My first taste of the Middle East took place over a year ago – a stopover in Doha, Qatar, on the way back from the Maldives, did make me curious. Very curious. So earlier this year, I decided I would go back to this part of the world, but not make it a stopover – it would be a destination in itself. A BBC documentary on the region sealed our fate – we were going to spend Easter in this part of the world.
It had everything that we were actually looking for: nice warm weather, interesting food, stunning hotels and certainly a different cultural experience. Abu Dhabi seemed to offer everything we wanted. And to top it off? The perfect flight times with British Airways, on the days we wanted, right over Easter – another sign.
As this was a region I knew pretty much nothing about (I had actually resisted visiting this part of the world), some research was needed – so I asked my lovely readers and social media followers (on Facebook and Twitter) what was I supposed to do, and, most importantly – where to stay. Having a blog and building a community goes both ways – my readers travel the same way I do, and between all of us (just a few thousand!!), we certainly clock up enough business class miles and five-star hotel stays. The response was overwhelming – many of them knew the region well, and there were some very strong opinions about ‘which was the best place to stay’. A lively debate followed, and I had to make a decision – I would have to try 3 different Abu Dhabi experiences over 5 nights. It can be a pain to switch hotels (and pack and repack), but looking back, it was the best decision to make. I had a fantastic (and very diverse time) in Abu Dhabi, and loved every minute of it.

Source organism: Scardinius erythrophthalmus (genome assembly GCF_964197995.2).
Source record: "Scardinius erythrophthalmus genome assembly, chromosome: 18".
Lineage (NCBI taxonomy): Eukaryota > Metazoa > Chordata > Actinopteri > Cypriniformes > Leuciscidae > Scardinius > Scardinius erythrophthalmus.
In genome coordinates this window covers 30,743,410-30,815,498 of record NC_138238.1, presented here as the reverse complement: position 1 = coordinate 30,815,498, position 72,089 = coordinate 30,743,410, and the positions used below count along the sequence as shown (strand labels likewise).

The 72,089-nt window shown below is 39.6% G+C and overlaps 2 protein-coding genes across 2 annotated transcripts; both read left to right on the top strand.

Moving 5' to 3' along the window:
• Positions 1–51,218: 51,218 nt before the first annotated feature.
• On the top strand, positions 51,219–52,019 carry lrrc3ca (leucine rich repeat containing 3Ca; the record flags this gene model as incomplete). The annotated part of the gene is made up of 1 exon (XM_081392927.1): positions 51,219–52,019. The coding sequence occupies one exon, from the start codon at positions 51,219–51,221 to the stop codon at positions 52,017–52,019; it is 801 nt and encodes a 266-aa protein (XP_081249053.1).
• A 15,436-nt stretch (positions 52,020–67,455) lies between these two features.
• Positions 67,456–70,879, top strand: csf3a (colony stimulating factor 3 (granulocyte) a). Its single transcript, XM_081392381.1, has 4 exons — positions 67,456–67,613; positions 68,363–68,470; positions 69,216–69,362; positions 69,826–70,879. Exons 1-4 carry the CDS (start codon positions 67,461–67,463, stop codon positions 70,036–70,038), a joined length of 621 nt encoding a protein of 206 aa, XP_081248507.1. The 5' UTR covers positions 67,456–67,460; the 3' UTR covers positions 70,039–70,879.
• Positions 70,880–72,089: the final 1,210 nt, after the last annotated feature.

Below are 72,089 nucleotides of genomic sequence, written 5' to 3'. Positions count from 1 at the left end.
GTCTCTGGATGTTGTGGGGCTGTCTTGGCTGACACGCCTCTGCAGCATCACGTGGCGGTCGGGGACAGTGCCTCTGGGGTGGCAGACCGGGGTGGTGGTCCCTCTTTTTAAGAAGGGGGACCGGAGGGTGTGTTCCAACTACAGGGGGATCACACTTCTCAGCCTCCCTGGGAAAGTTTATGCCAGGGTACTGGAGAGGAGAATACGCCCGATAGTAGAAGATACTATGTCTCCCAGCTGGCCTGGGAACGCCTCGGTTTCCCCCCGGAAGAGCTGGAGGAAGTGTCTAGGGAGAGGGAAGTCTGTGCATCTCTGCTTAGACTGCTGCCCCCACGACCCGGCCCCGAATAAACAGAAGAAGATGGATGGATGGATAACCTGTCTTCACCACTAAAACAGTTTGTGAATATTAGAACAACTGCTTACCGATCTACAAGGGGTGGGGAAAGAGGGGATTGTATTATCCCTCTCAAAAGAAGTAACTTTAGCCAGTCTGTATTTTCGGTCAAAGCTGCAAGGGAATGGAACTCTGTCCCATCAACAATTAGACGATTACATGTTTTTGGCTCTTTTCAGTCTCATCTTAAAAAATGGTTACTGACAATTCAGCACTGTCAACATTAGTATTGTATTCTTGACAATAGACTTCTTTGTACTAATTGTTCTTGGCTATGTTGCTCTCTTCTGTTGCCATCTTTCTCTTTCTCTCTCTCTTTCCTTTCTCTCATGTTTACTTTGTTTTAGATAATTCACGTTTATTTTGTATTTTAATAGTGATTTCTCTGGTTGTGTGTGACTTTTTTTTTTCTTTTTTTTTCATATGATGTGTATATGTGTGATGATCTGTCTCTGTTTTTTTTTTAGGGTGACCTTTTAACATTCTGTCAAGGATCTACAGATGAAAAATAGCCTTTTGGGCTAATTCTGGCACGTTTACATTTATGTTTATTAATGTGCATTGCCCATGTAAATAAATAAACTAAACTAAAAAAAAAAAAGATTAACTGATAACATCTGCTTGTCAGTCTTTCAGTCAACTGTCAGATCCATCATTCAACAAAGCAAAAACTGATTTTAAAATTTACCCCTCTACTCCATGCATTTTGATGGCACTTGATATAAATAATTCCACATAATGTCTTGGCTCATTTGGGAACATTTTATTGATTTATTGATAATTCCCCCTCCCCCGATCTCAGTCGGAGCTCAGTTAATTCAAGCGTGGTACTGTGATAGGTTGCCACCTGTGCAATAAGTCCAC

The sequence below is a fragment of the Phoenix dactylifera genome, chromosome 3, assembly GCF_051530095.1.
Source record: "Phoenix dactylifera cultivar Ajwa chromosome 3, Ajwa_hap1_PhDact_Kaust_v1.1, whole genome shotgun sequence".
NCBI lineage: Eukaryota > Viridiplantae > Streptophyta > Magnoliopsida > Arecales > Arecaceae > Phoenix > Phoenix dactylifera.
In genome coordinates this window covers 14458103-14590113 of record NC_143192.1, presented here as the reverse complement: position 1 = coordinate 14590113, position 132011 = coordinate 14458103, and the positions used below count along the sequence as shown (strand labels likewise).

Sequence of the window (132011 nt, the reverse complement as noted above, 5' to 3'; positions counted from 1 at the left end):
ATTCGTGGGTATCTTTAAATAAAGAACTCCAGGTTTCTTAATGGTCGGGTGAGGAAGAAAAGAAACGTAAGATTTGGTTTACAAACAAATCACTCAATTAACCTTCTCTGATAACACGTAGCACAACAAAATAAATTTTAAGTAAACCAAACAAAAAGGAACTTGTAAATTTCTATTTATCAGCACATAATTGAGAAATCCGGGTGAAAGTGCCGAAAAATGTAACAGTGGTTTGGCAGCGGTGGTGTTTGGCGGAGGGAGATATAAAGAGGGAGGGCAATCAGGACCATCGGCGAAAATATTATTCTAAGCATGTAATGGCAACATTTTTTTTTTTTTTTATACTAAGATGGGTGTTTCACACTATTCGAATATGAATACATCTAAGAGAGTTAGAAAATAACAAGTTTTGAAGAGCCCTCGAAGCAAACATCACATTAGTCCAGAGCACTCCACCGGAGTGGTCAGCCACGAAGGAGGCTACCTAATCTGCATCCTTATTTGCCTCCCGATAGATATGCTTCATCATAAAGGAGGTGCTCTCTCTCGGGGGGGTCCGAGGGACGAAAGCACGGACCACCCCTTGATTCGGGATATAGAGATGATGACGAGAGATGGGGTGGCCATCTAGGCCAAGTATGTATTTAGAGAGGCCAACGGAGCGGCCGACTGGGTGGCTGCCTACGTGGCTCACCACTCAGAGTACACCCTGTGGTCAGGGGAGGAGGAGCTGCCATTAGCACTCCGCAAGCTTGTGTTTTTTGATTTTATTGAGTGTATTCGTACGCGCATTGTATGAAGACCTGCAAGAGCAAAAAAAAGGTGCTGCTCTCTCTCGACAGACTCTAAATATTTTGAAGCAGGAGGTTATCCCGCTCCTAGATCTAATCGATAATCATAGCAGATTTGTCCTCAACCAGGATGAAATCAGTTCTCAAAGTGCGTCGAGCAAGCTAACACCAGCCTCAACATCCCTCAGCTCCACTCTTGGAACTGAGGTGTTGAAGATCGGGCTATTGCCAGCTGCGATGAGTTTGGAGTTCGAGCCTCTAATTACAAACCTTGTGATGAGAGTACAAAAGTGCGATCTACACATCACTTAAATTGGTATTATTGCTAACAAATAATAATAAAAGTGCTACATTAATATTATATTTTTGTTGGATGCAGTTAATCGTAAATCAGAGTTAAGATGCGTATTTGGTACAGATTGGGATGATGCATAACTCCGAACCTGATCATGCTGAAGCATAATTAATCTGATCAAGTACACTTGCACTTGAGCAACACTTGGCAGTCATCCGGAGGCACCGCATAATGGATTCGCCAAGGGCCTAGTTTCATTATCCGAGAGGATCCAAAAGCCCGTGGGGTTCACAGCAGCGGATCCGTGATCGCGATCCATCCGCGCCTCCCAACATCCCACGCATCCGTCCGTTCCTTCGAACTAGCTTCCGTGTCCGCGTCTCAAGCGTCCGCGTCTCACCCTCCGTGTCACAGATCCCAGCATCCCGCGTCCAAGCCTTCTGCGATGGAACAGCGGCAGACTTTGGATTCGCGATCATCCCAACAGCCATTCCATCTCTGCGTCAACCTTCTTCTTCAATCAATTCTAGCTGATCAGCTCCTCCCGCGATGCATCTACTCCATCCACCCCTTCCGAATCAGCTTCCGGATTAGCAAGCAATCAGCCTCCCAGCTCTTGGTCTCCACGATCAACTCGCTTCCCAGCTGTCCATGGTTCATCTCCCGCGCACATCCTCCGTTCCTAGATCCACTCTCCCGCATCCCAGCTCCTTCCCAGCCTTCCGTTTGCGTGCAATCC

To make things easier (in the packing department), I decided this was the ideal time to test First Luggage‘s service – I was to fly without any luggage. Exactly! Our Tumis would go ahead of us and would be delivered to our first hotel: the Shangri-La Qaryat Al Beri Abu Dhabi. I have to confess it did feel strange (I had to pack 4 days before the departure date, just as I landed and unpacked from Paris), but very liberating. My luggage pick up did not take place at the scheduled time, but once the bags were gone, I had nothing to worry about – and I knew they had arrived at the hotel before I even got on the plane. Amazing stuff.